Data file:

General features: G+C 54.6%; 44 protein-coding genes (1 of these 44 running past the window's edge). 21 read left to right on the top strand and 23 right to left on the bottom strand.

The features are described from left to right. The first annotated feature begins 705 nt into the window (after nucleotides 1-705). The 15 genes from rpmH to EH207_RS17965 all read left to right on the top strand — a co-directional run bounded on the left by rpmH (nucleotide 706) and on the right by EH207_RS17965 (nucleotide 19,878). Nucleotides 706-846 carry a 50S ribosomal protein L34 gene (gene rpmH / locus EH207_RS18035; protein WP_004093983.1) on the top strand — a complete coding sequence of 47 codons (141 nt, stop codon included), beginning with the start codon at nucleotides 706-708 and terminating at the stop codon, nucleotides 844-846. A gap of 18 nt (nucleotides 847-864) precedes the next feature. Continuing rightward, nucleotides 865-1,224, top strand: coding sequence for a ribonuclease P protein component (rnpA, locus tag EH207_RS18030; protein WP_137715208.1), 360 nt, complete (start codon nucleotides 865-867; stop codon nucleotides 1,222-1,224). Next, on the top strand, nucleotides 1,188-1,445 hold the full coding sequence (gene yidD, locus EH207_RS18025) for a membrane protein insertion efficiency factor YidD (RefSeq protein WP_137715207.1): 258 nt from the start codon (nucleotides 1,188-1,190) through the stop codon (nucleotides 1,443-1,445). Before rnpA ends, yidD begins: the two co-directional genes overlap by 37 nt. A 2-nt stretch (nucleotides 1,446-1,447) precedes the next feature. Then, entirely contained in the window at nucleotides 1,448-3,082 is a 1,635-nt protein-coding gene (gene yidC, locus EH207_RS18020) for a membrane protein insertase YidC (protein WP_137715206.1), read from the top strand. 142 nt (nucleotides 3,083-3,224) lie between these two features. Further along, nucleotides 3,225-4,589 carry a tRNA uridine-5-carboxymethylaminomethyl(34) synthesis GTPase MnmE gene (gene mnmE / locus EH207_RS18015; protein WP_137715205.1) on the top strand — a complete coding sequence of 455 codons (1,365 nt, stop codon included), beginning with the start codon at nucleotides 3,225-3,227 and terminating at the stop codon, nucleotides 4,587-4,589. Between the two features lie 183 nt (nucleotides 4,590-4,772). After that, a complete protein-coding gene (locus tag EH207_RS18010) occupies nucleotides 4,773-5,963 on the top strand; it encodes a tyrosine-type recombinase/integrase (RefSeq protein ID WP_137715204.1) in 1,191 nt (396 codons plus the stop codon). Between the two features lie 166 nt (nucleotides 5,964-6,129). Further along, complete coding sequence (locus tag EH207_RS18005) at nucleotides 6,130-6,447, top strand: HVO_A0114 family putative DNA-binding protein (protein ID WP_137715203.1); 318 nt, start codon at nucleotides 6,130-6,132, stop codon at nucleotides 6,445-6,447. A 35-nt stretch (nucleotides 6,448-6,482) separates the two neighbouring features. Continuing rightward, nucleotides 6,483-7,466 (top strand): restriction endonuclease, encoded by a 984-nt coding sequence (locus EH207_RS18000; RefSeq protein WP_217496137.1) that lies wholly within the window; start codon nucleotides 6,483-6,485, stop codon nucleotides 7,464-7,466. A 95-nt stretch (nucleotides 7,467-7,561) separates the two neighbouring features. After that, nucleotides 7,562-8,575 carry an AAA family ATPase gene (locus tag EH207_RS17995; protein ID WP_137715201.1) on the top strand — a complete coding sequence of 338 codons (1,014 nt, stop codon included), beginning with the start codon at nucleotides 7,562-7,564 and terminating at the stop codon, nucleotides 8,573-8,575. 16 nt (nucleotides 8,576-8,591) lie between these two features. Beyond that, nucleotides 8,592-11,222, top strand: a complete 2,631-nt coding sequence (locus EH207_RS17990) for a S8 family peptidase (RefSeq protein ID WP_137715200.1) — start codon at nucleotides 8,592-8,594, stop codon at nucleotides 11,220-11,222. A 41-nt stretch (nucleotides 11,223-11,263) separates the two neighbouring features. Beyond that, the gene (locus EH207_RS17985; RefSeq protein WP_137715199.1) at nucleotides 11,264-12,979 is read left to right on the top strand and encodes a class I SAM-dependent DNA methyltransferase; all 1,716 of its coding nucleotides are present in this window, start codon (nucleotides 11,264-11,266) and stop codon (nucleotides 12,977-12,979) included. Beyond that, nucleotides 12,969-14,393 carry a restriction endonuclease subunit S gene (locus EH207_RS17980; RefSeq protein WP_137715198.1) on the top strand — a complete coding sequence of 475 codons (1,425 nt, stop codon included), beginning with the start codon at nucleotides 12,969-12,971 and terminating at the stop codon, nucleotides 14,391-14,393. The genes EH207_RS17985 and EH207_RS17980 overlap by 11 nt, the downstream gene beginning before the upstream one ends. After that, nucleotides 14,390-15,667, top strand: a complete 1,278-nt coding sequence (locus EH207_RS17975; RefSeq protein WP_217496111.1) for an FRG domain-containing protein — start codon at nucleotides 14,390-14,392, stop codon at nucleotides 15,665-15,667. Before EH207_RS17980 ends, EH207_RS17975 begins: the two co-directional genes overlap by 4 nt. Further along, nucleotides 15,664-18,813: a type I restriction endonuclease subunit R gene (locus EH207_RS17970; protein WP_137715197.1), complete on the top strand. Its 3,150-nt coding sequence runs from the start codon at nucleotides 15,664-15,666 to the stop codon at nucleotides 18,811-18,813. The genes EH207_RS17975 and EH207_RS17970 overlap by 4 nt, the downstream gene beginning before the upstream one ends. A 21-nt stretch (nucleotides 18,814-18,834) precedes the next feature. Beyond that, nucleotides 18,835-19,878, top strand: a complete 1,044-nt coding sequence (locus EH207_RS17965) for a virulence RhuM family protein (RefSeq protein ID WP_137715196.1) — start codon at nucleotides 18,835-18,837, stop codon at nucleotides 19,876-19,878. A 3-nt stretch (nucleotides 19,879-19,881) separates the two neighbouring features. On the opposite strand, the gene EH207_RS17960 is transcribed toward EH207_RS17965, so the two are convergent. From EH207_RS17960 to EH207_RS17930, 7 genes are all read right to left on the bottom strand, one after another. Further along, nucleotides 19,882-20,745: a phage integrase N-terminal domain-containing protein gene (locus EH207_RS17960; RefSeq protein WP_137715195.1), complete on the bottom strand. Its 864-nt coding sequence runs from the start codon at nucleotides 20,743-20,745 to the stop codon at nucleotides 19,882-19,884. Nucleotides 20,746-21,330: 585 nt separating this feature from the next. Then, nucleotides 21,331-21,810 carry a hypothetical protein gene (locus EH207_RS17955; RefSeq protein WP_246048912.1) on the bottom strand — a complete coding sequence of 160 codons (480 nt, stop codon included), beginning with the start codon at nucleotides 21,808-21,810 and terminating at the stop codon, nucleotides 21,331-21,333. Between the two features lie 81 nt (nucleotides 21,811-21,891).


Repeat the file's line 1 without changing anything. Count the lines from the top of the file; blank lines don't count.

General features: G+C 54.6%; 44 protein-coding genes (1 of these 44 running past the window's edge). 21 read left to right on the top strand and 23 right to left on the bottom strand.